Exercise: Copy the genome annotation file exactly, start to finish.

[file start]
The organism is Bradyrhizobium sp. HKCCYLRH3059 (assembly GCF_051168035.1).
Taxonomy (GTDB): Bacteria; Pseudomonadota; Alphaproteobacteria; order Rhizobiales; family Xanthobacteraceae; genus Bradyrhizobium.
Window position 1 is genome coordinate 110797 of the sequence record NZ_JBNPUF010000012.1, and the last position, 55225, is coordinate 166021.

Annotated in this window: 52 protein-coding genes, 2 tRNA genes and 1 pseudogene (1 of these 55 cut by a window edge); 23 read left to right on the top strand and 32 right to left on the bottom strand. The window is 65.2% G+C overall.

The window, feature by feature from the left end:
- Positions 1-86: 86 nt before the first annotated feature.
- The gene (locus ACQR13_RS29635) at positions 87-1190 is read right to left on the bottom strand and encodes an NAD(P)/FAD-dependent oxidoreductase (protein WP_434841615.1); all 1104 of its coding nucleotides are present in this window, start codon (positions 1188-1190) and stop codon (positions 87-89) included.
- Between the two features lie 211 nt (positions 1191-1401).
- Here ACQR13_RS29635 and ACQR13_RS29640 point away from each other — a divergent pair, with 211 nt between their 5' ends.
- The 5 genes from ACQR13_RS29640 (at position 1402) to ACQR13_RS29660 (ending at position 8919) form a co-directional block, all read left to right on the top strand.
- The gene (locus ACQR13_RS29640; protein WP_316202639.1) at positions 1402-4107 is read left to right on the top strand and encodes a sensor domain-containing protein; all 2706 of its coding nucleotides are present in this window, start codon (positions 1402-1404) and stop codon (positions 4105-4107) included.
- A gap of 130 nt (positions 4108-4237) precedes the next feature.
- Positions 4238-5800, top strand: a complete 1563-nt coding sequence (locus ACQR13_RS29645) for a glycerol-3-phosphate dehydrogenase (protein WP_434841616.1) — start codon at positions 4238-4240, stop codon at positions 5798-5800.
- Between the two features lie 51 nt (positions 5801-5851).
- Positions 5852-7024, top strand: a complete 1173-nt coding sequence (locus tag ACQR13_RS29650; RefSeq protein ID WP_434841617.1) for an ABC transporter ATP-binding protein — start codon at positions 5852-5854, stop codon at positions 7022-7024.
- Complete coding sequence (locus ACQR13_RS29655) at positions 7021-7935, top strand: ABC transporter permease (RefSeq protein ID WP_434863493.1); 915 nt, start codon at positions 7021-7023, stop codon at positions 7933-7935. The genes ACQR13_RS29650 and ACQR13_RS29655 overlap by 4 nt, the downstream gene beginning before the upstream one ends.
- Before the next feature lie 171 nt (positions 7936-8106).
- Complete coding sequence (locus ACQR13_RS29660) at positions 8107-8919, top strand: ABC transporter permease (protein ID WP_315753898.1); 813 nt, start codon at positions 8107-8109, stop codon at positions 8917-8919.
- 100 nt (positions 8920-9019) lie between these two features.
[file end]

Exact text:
The organism is Bradyrhizobium sp. HKCCYLRH3059 (assembly GCF_051168035.1).
Taxonomy (GTDB): Bacteria; Pseudomonadota; Alphaproteobacteria; order Rhizobiales; family Xanthobacteraceae; genus Bradyrhizobium.
Window position 1 is genome coordinate 110797 of the sequence record NZ_JBNPUF010000012.1, and the last position, 55225, is coordinate 166021.

Annotated in this window: 52 protein-coding genes, 2 tRNA genes and 1 pseudogene (1 of these 55 cut by a window edge); 23 read left to right on the top strand and 32 right to left on the bottom strand. The window is 65.2% G+C overall.

The window, feature by feature from the left end:
- Positions 1-86: 86 nt before the first annotated feature.
- The gene (locus ACQR13_RS29635) at positions 87-1190 is read right to left on the bottom strand and encodes an NAD(P)/FAD-dependent oxidoreductase (protein WP_434841615.1); all 1104 of its coding nucleotides are present in this window, start codon (positions 1188-1190) and stop codon (positions 87-89) included.
- Between the two features lie 211 nt (positions 1191-1401).
- Here ACQR13_RS29635 and ACQR13_RS29640 point away from each other — a divergent pair, with 211 nt between their 5' ends.
- The 5 genes from ACQR13_RS29640 (at position 1402) to ACQR13_RS29660 (ending at position 8919) form a co-directional block, all read left to right on the top strand.
- The gene (locus ACQR13_RS29640; protein WP_316202639.1) at positions 1402-4107 is read left to right on the top strand and encodes a sensor domain-containing protein; all 2706 of its coding nucleotides are present in this window, start codon (positions 1402-1404) and stop codon (positions 4105-4107) included.
- A gap of 130 nt (positions 4108-4237) precedes the next feature.
- Positions 4238-5800, top strand: a complete 1563-nt coding sequence (locus ACQR13_RS29645) for a glycerol-3-phosphate dehydrogenase (protein WP_434841616.1) — start codon at positions 4238-4240, stop codon at positions 5798-5800.
- Between the two features lie 51 nt (positions 5801-5851).
- Positions 5852-7024, top strand: a complete 1173-nt coding sequence (locus tag ACQR13_RS29650; RefSeq protein ID WP_434841617.1) for an ABC transporter ATP-binding protein — start codon at positions 5852-5854, stop codon at positions 7022-7024.
- Complete coding sequence (locus ACQR13_RS29655) at positions 7021-7935, top strand: ABC transporter permease (RefSeq protein ID WP_434863493.1); 915 nt, start codon at positions 7021-7023, stop codon at positions 7933-7935. The genes ACQR13_RS29650 and ACQR13_RS29655 overlap by 4 nt, the downstream gene beginning before the upstream one ends.
- Before the next feature lie 171 nt (positions 7936-8106).
- Complete coding sequence (locus ACQR13_RS29660) at positions 8107-8919, top strand: ABC transporter permease (protein ID WP_315753898.1); 813 nt, start codon at positions 8107-8109, stop codon at positions 8917-8919.
- 100 nt (positions 8920-9019) lie between these two features.